Lodestar Anstalt v. Route 66 Junkyard Brewery

Filing 73

MEMORANDUM OPINION AND ORDER by Magistrate Judge Jerry H. Ritter denying 67 Opposed Motion to reopen Discovery. (mlt)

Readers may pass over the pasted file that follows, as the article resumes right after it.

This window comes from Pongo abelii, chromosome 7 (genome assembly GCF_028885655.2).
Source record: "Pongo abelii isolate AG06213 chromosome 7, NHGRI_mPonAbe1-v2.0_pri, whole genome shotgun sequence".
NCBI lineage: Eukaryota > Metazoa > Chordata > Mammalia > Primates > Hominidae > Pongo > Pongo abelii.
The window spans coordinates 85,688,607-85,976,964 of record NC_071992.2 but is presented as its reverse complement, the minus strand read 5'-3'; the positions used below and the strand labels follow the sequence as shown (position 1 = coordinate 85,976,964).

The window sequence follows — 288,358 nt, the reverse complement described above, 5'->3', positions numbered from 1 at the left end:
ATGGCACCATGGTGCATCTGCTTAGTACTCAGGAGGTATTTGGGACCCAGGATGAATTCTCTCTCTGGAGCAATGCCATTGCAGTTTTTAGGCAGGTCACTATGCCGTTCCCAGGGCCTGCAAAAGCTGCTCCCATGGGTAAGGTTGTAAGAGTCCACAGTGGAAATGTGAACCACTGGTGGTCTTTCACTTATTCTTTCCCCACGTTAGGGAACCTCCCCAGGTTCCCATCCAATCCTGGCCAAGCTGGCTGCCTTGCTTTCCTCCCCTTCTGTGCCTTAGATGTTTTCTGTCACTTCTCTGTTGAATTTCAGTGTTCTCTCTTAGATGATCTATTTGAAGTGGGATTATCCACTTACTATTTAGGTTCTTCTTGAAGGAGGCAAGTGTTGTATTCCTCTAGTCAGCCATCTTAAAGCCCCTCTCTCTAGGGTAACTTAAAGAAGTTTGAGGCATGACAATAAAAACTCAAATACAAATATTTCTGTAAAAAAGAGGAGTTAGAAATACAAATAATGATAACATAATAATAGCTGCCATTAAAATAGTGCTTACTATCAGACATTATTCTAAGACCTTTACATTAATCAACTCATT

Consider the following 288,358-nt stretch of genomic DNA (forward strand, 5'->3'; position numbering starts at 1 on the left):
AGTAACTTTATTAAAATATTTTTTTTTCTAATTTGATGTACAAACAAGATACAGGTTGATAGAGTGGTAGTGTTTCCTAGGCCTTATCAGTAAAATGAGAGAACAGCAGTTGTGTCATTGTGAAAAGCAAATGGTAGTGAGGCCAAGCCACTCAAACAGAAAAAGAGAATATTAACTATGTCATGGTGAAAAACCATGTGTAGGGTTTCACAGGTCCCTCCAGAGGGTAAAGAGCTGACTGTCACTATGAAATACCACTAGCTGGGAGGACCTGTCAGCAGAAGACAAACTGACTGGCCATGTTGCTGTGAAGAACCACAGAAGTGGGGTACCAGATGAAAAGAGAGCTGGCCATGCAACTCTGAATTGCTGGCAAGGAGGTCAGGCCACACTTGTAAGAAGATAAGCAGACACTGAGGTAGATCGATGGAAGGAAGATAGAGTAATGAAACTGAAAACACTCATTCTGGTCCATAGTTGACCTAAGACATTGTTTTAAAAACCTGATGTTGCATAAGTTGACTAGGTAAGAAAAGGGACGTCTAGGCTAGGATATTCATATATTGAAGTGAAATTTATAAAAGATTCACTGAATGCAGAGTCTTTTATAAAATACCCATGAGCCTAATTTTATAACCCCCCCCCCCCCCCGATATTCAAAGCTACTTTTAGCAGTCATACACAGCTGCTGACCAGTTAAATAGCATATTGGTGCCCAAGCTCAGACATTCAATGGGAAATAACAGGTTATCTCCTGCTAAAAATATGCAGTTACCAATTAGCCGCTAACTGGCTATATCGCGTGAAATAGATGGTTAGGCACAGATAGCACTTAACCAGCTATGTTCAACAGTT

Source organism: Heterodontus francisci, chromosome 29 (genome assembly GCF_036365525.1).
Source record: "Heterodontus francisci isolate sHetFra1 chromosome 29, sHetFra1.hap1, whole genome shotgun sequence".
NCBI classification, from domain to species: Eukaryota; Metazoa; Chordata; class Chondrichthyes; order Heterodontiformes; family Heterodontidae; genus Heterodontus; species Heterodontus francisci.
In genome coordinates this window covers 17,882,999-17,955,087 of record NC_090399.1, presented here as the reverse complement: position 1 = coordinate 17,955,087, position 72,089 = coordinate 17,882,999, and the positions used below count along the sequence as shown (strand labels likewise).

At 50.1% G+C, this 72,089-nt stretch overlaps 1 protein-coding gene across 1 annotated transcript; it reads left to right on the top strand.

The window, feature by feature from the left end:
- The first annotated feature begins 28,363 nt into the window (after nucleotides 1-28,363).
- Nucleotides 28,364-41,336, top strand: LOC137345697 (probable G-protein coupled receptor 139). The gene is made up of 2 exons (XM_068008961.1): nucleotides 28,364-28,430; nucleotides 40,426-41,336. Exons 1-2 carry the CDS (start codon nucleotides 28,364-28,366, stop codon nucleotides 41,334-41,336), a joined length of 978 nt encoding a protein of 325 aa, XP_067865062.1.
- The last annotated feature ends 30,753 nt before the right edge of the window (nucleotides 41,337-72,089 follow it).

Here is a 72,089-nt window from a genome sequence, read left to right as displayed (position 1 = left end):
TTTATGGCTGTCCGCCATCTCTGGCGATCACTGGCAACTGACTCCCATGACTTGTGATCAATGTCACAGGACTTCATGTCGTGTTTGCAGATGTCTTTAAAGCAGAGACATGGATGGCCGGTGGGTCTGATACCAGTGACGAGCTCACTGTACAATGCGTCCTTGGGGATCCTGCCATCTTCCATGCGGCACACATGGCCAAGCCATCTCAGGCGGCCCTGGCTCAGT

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IN THE UNITED STATES DISTRICT COURT FOR THE DISTRICT OF NEW MEXICO LODESTAR ANSTALT, a Liechtenstein Corporation, Plaintiff, v. CIV 17-0062 JCH/JHR ROUTE 66 JUNKYARD BREWERY, a New Mexico Limited Liability Company, and HENRY LACKEY, an Individual, Defendants. MEMORANDUM OPINION AND ORDER This matter comes before the Court on Defendant Henry Lackey’s et al. Motion to Reopen Discovery (Doc. 67), filed December 20, 2017. Having reviewed the parties’ briefs and all pertinent authority, the Court will deny the Motion. I. BACKGROUND U.S. Route 66, also known as the “Main Street of America” or the “Mother Road,” is one of the most famous and iconic highways in the United States. See, e.g., https://en.wikipedia.org/wiki/U.S._Route_66. Seizing upon U.S. Route 66’s popularity, Plaintiff registered a series of trademarks with the United States Patent and Trademark office related to the sale of beers, among other beverages, under what it calls its “Route 66 Marks.” See Doc. 17 (Amended Complaint) at 3-4. These trademarks have registration dates ranging from 2008-2012. Id. Under these marks, Plaintiff manufactures and distributes an India pale ale/lager blend of beer. Id. at 4. Plaintiff contends that Defendant Lackey began infringing on the use of the Route 66 Marks when he opened Defendant “Route 66 Junkyard Brewery” in 2016 and began serving craft beer, including an India pale ale, under a similar mark. Id. at 4. Claiming that these acts 1 constitute trademark infringement and unfair competition under the Lanham Act, Plaintiff seeks a permanent injunction against Defendants as well as damages including the disgorgement of profits Defendants enjoyed as a result of the use of the Marks. Id. at 5-7. Some brief background on the Lanham Act provides context to the parties’ current dispute. The central inquiry under the Lanham Act is “whether the junior user’s mark is likely to cause confusion with the senior user’s mark.” Hornady Mfg. Co., Inc. v. Doubletap, Inc., 746 F.3d 995, 1001 (10th Cir. 2014) (quoting Water Pik, Inc. v. Med-Systems, Inc., 726 F.3d 1136, 1143 (10th Cir. 2013)). Likelihood of confusion is ordinarily a question of fact, but the Tenth Circuit has approved summary judgment on the issue “in appropriate circumstances.” Id. Six nonexhaustive factors guide the likelihood of confusion analysis: (1) the degree of similarity between the competing marks; (2) the intent of the alleged infringer in adopting the contested mark; (3) evidence of actual confusion; (4) the similarity of the parties’ products and the manner in which the parties market them; (5) the degree of care that consumers are likely to exercise in purchasing the parties’ products; and (6) the strength of the contesting mark. Id. “At all times ‘the key inquiry is whether the consumer is likely to be deceived or confused by the similarity of the marks.’” Id. (quoting Team Tiers Plus, Ltd. v. Tires Plus, Inc., 394 F.3d 931, 833 (10th Cir. 2005)). Discovery closed on October 16, 2017, and the parties were directed to submit dispositive motions by October 30, 2017. Doc. 27. Plaintiff filed a Motion for Partial Summary Judgment well in advance of this deadline, on September 19, 2017. Doc. 47. In its Motion, Plaintiff asserted (among other things) that “Lodestar currently offers for sale and sells beer in New Mexico under the ROUTE 66 mark through a distributor, Admiral.” Id. at 3; see also Doc. 49 at 10 (Affidavit of Andre Levy, Plaintiff’s trademark advisor). Defendants did not dispute this fact in their Response. See Doc. 52. Instead, Defendants filed their own Motion for Summary 2 Judgment on October 23, 2017. Doc. 56. In it, Defendants argued that “[t]he uncontroverted facts show that Defendants are entitled to summary judgment because there is no likelihood of confusion between Lodestar’s ‘Route 66 marks’ and Defendant’s logo[.]” Id. at 1. Plaintiff filed a Response to Defendants’ Motion on November 6, 2017, reiterating the fact that “Lodestar currently offers for sale and sells beer in New Mexico under the ROUTE 66 mark through a distributor, Admiral.” Doc. 58 at 3 (again relying on the Affidavit of Mr. Levy). Defendants’ Reply finally addressed this fact, asserting that it is “not true.” Doc. 61 at 2. In support, Defendants attached the affidavit of Kevin Lente, who works for Admiral Beverage Distributors as a Craft Brand Manager. See Doc. 61-1 at 2. In his affidavit, Mr. Lente stated that Admiral started selling Plaintiff’s Route 66 beer in July, 2017, but that it did not perform well and Admiral did not order more. Id. Defendants thus argue that there can be no likelihood of confusion because Plaintiff does not sell beer in New Mexico (or, in fact, the United States). Doc. 61 at 3. Plaintiff, however, filed a surreply contesting the “major factual premise of Defendants’ reply brief, that Route 66 beer is no longer sold in the United States[,]” by attaching the affidavit of Greg Brown, Mr. Lente’s superior at Admiral, and a new affidavit authored by Mr. Levy. See Doc. 65 at 1; Docs. 65-1, 65-2. In his affidavit, Mr. Brown states that “Mr. Lente did not have authority to make the statements contained in his … affidavit submitted to this Court, and Mr. Lente was not making statements on behalf of Admiral.” Doc. 65-1 at 1. Mr. Levy further clarifies that “[t]o date, Admiral has distributed Lodestar’s Route 66 beer to at least three locations in Albuquerque, all of which currently offer the product for sale.” Doc. 65-2 at 1. Mr. Levy further avers that “Route 66 remains available for sale outside of New Mexico. For example, I understand that it is for retail sale at the Minhas Brewery in Monroe, Wisconsin where it is brewed.” Id. at 2. 3 Defendants now move the Court to reopen discovery to permit them to take the depositions of Messrs. Lente and Brown, and to re-depose Mr. Levy. Doc. 67 at 3. Defendants argue that there are two material factual disputes that can be resolved by these depositions: (1) whether the “Route 66 Marks” have weak commercial strength; and (2) whether consumers come across Plaintiff’s and Defendants’ products in the same market. Doc. 67 at 2. Prior to Plaintiff’s submission of the affidavit of Mr. Brown, “Defendants planned to use Mr. Lente at trial to rebut Plaintiff’s claims that the beers were in the same market and any claims that ‘Route 66 beer’ was doing well in the New Mexico market and that the marks were commercially strong.” Doc. 69 at 4. Thus, now that Mr. Brown has contradicted Mr. Lente, they seek to depose both. See id. However, neither was identified by the parties as potential witnesses in this case. As to Mr. Levy, Defendants assert that it is necessary to re-depose him because he “testified that all of the beer produced between April 2016 and February 2017 was for export and none for sale in the USA.” Doc. 69 at 2. Thus, Defendants contend that Mr. Levy’s affidavit, which states that Plaintiff’s Route 66 beer is available for retail sale in Monroe, Wisconsin at the Minhas brewery, contradicts his former testimony. Id. at 3. In its response, Plaintiff argues that Defendants have “failed to meet their high burden to show good cause to modify the scheduling order and re-open discovery.” Doc. 68 at 1. Plaintiff points out that “Mr. Levy testified that ‘[t]here are sales now’ of Route 66 beer in New Mexico. He further testified that Route 66 beer was currently being distributed in New Mexico through ‘Admiral and then on to Jubilation and obviously to other Admiral customers as well.’” Doc. 68 at 2. Plaintiff also notes that “Mr. Levy also previously testified that Route 66 beer is brewed by Minhas Brewery, owned by Rhinelander, and that Lodestar ‘contract[s] the production of the beer and the sale of the beer to Rhinelander.’” Id. Plaintiff argues that Defendants “asked no 4 follow-up questions regarding Minhas Brewery’s sale of Route 66 beer,” and did not follow up with the brewery via third party discovery. Id. Thus, Plaintiff does not argue that the information gleaned from these depositions would be irrelevant, but instead, posits that Defendants had plenty of time and notice to conduct discovery as to Admiral, and could have asked follow-up questions of Mr. Levy at his original deposition. See Doc. 68 at 5-6. In the event that Defendants’ Motion is denied, Plaintiff seeks costs and fees associated with responding to it under Rule 37 and 28 U.S.C. § 1927. Doc. 68 at 6-9. II. LEGAL STANDARD “A court may modify a scheduling order upon a showing of ‘good cause.’” Trujillo v. Romero, CIV 14-0370 MV/KK, 2015 WL 13662725 at *2 (D. N.M. 2015) (citing Fed. R. Civ. P. 16(b)(4); D.N.M.LR-Civ. 16.1). Ultimately, whether to reopen discovery is within this Court’s “wide” discretion. SIL-FLO, Inc. v. SFHC, Inc., 917 F.2d 1507, 1514 (10th Cir. 1990) (citation omitted). In Smith v. United States, 834 F.2d 166, 170 (10th Cir. 1987), the Tenth Circuit “identified several relevant factors” to be applied by a Court when exercising this discretion: (1) whether trial is imminent, (2) whether the request is opposed, (3) whether the non-moving party would be prejudiced, (4) whether the moving party was diligent in obtaining discovery within the guidelines established by the court, (5) the foreseeability of the need for additional discovery in light of the time allowed for discovery by the district court, and (6) the likelihood that the discovery will lead to relevant evidence. Id. at 169. There is a difference between a parties’ generic request to reopen discovery and a request to postpone summary judgment to permit discovery under Rule 56(d). See Handy v. City of Sheridan, 638 F. App’x 728 (10th Cir. 2016) (“Mr. Handy’s motions were not directed at forestalling summary judgment under Rule 56(d), and they never addressed the overarching issue under that rule: how would the facts anticipated from discovery meet the grounds advanced by the defendants for summary judgment?”). Defendants do not cite Rule 56(d) in their Motion, nor 5 do they provide an affidavit as required by it. See Fed. R. Civ. P. 56(d). Therefore, the Court considers this Motion only insofar as it is a request to reopen discovery, and not as a request to preclude summary judgment by District Judge Herrera. III. ANALYSIS First, trial may not be “imminent,” but it is looming. See Buffalo Hogan, Inc. v. Greene, CIV 16-0420 PJK/KBM, 2017 WL 3635317 at *2 (D.N.M. 2017). The call of the calendar is set for May 3, 2018 and Jury Selection/Trial is set for May 14, 2018. This leaves approximately two months for the parties to coordinate, set and take the three depositions. Accordingly, this factor weighs slightly against reopening discovery. Second, not only is the request opposed, Plaintiff has sought fees and costs associated with responding to it under Rule 37 and 28 U.S.C. Section 1927. Doc. 68 at 6-7. Thus, this factor weighs against reopening discovery. Third, Plaintiff asserts prejudice “in terms of cost of travel and preparation for additional depositions well after the discovery cutoff.” Doc. 68 at 5. Litigation is inherently expensive. See Buffalo, 2017 WL 3635317 at *2. However, discovery, including depositions, are necessary and proper under the Rules of Civil Procedure, which this Court must employ “to secure the just, speedy, and inexpensive determination of every action and proceeding.” Fed. R. Civ. P. 1. To the extent that the depositions at issue will clarify the factual and legal disputes in this case, they are aimed at the pursuit of justice. On the other hand, Plaintiff is entitled to an expedient and inexpensive resolution of its claim. Therefore, the third factor is neutral. Fourth, Plaintiff asserts that Defendants were not diligent in obtaining discovery within the guidelines established in the scheduling order. As to Mr. Levy, Plaintiff’s point is well taken. Mr. Levy was deposed on July 19, 2017, and Defendants have not demonstrated why they failed 6 to follow up with him in the three remaining months of discovery. Nor have Defendants shown that the Court should permit him to be re-deposed on the basis of his affidavit in support of Plaintiff’s surreply. In fact, attached to Defendants’ present Motion is the portion of Mr. Levy’s deposition where he testified that there are currently Route 66 beer sales in New Mexico, through Admiral. Doc. 67-1 at 3. This factor also weighs against permitting Defendants to depose Messrs. Lente and Brown as to Admiral’s sales of the Route 66 beer. Defendants assert that they maintained contact with Mr. Lente throughout the course of discovery to “monitor the performance of Plaintiff’s ‘Route 66 beer’” but never deposed him or disclosed him as a witness. Doc. 67 at 2; Doc. 69 at 3. It is unsurprising, then, that when they introduced his affidavit in their Reply brief at summary judgment that Plaintiff deemed it necessary to obtain an affidavit from his superior, Mr. Brown. Ultimately, this factor favors Plaintiff. The fifth factor also favors Plaintiff. Defendants identified a “corporate representative” for Admiral on their initial disclosures as a witness who “will testify regarding marketing and distribution of Route 66 beer.” Doc. 68-2 at 3. As such, the testimony of Messrs. Lente and Brown were foreseeable. So too was Mr. Levy’s testimony regarding the sale of Route 66 beer by the Minhas brewery, as he touched briefly upon that topic during his deposition. See Doc.67-1 at 4. Finally, the Court must consider whether these depositions will lead to relevant evidence. Unquestionably, they will, and Plaintiff does not argue otherwise. See Fed. R. Evid. 401. However, Plaintiff asserts that “Defendants fail to identify any new relevant evidence they seek.” Doc. 68 at 6 (emphasis in original). That distinction appears irrelevant, however, as the fifth factor analyzed the foreseeability of the discovery at issue. Thus, the final factor favors Defendants. See Standard v. Union Pacific R. Co., 198 F.3d 258 (10th Cir. 1999) (unpublished). 7 In sum, on balance, four of the six factors counsel in favor of denying Defendants’ Motion to reopen discovery, one factor is neutral, and one factor weighs in favors of reopening discovery. Defendants have not demonstrated good cause to modify the scheduling order, nor have they demonstrated diligence in pursuing foreseeable discovery during the time allotted. Finally, trial in this case is a mere two months away, and the parties have both fully briefed their Motions for Summary Judgment. As such, the Court will exercise its discretion to deny Defendants’ Motion. However, this does not end the matter, as Plaintiff has requested its fees associated with responding to Defendants’ Motion under Rule 37 and 28 U.S.C. § 1927. The Court will not impose fees as a sanction in this case for a number of reasons. First, Plaintiff has not convinced the Court that it would be appropriate to levy sanctions under Rule 37 in this specific circumstance, as Rule 37 discusses only motions to compel and motions seeking protective orders, not motions seeking to reopen discovery. See generally Fed. R. Civ. P. 37. More importantly, the Court has discretion to deny sanctions under Rule 37 where the opposing party’s action was “substantially justified” or “other circumstances make an award of expenses unjust.” See Fed. R. Civ. P. 37(a)(5)(A). Here, Defendants’ position was substantially justified, as the depositions they sought were aimed at relevant evidence. Finally, Section 1927 sanctions are not appropriate here. That provision provides: Any attorney or other person admitted to conduct cases in any court of the United States or any Territory thereof who so multiplies the proceedings in any case unreasonably and vexatiously may be required by the court to satisfy personally the excess costs, expenses, and attorneys’ fees reasonably incurred because of such conduct. 28 U.S.C. § 1927. “Section 1927 ‘targets the vexatious and unreasonable multiplication of proceedings.’” Hamilton v. Boise Cascade Exp., 519 F.3d 1197, 1201 (10th Cir. 2008) (quoting Steinert v. Winn Group, Inc., 440 F.3d 1214, 1222 (10th Cir. 2006)). “[A]ny conduct that, 8 ‘viewed objectively, manifests either intentional or reckless disregard of the attorney’s duties to the court,’ is sanctionable.” Hamilton, 519 F.3d at 1202 (quoting Braley v. Campbell, 832 F.2d 1504, 1512 (10th Cir.1987) (en banc)). Here, Plaintiff has failed to establish that Defendants’ counsel acted either intentionally or with reckless disregard of his duties to the court by merely seeking to reopen discovery to clarify a contested issue of fact. As such, the Court will not award sanctions under Section 1927. IV. CONCLUSION For the foregoing reasons, Defendant Henry Lackey’s et al. Motion to Reopen Discovery (Doc. 67) is hereby denied. IT IS SO ORDERED. __________________________________ JERRY H. RITTER UNITED STATES MAGISTRATE JUDGE 9